The holiday season is here, and you cannot think of a gift for your teenager? I’m sure many people can relate to that. When they are small, we know what characters are popular on TV, what games and toys they enjoy the most. It’s so easy to make them happy. As kids grow, they might become more selective and develop their own personal taste.
This year, to help you with this daunting task, we have asked some teens and young adults with hearing loss what they would recommend. These are some of their ideas.
A trend across many age groups, these watches are also great for people with hearing loss. One can set the alarm clock to vibrate on their wrist. A smart watch’s haptic functionality also offers a tactile alert to inform teens of incoming calls, messages, etc. Additionally, smart watches also have the great purpose of promoting a healthy lifestyle, sending alerts for wearers to move and be active, which can benefit your child.
Even if your family does not sign, sign language is an additional way to communicate with the hard of hearing and Deaf community. There is a growing interest in learning to sign, also among hearing people, and American Sign Language has become one of the most popular language courses at universities and colleges. It is an especially important tool when it comes to developing awareness and understanding of the Deaf community. And, if these are not enough reasons, an additional benefit to learn to sign is the brain development that comes with learning a new language.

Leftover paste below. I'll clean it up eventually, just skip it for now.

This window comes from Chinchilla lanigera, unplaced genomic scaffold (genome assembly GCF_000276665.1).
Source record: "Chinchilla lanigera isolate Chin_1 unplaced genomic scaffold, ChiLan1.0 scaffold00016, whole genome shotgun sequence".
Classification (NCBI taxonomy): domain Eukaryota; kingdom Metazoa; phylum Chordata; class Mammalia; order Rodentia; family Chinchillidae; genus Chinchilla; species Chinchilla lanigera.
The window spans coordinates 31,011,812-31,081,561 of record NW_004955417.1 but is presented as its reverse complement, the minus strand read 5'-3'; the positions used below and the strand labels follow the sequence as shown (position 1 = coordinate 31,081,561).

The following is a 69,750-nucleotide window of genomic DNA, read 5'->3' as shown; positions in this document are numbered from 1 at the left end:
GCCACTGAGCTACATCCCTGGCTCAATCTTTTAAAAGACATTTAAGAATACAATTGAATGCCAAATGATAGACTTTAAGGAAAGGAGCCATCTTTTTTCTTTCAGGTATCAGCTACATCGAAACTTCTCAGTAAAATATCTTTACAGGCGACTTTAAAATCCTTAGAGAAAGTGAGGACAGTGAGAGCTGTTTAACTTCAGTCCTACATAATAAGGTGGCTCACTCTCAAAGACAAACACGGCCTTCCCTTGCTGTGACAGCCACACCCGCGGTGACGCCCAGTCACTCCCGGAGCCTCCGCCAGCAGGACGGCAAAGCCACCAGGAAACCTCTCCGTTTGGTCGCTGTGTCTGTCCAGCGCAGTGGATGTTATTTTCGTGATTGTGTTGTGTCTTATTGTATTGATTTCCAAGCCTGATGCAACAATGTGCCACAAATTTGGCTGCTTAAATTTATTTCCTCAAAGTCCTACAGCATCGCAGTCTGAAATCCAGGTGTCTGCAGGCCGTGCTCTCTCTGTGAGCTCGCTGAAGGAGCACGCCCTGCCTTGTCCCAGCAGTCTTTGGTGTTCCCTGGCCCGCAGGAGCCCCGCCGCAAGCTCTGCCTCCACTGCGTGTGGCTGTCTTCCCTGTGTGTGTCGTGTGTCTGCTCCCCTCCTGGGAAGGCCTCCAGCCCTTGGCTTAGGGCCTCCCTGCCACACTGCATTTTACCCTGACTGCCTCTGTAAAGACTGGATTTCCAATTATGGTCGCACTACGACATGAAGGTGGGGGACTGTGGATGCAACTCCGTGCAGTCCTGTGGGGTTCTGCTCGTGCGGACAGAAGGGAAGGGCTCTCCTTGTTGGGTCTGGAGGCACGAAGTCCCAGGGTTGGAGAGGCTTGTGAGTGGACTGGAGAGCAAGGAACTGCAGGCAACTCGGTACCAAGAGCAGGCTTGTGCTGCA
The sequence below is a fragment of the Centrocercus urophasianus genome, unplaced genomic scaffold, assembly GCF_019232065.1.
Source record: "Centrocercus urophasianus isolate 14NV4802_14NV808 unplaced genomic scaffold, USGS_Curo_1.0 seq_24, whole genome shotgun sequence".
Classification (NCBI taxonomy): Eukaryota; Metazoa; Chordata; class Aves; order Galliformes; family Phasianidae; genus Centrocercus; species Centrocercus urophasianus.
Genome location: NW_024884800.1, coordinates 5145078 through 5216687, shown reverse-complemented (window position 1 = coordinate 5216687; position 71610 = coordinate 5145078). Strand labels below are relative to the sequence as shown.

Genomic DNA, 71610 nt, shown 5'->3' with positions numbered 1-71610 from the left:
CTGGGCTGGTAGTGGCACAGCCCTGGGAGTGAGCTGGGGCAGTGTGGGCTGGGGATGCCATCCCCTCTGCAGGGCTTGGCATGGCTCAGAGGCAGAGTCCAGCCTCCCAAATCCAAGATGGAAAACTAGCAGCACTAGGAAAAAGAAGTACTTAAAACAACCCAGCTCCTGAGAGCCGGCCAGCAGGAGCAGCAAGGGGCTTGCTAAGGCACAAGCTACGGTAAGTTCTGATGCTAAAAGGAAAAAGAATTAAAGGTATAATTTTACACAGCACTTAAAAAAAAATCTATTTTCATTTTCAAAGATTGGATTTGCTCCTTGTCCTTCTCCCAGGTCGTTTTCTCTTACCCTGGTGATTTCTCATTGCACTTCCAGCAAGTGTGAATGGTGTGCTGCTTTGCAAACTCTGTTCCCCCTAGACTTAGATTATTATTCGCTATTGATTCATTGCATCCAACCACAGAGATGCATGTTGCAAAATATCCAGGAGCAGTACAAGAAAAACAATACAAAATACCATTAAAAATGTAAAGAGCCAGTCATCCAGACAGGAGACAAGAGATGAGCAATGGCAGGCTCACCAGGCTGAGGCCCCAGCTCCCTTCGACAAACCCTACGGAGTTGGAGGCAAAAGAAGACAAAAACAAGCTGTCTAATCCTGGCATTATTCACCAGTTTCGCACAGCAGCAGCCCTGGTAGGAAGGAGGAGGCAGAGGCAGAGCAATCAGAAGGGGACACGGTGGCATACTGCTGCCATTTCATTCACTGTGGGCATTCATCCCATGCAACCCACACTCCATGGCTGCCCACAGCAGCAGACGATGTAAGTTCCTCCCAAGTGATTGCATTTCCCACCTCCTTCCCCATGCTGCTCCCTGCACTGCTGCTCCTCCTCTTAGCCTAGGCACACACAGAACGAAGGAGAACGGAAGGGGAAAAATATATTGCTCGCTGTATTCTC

If taking a class on sign language is not likely to be a present your teen would like, either for the lack of time, commitment, or any other reason, sign language books could be an option. There are many excellent books on the subject and many are especially written for teenagers.
Sometimes it seems like it takes an earthquake to wake up a sleeping teen. If the teen has a hearing loss, it might take even more than an earthquake. That’s when bed-shaking and lamp-flasher alarm clocks come in as a very handy accessory. These devices can be especially helpful if your teen has been relying on you to wake them up, and it’s time for them to take that extra step towards independence. Some great bed-shaking clocks vibrate under the pillow or mattress when the alarm goes off. They can also be used with or without the audible alarm and might include another very helpful feature: a light flasher.
Digital doorbells, with or without a video feature, are great accessories for a teen with hearing loss because they send the alert right to their cell phone. If your teen is moving to a college or university campus, a digital doorbell is a great gift. The digital doorbells with a video feature helps with speechreading the person who is by the door. Doorbells with a light-flasher might be part of the accommodation that can be requested from the university. Contact the accommodation resource office for more information.
If your teenager is confident about their hearing loss, there are various online businesses that offer decals, charms, and cases with all kinds of motifs for their devices. Decorating a hearing aid or cochlear implant processor or headpiece is a great way to motivate your teenager to express their personality, take pride in themselves, and boost confidence. It also raises hearing loss awareness, fights stigma, and creates opportunities to start conversations around hearing loss as more people are likely to ask about hearing devices that are decorated.
Gifts like these are not only fun for teens, but they can help foster independence and self-confidence as teens mature into adults. We hope they inspire you to find the perfect gift for your teen(s). Who knows, it may even inspire them to give you a grudging hug!
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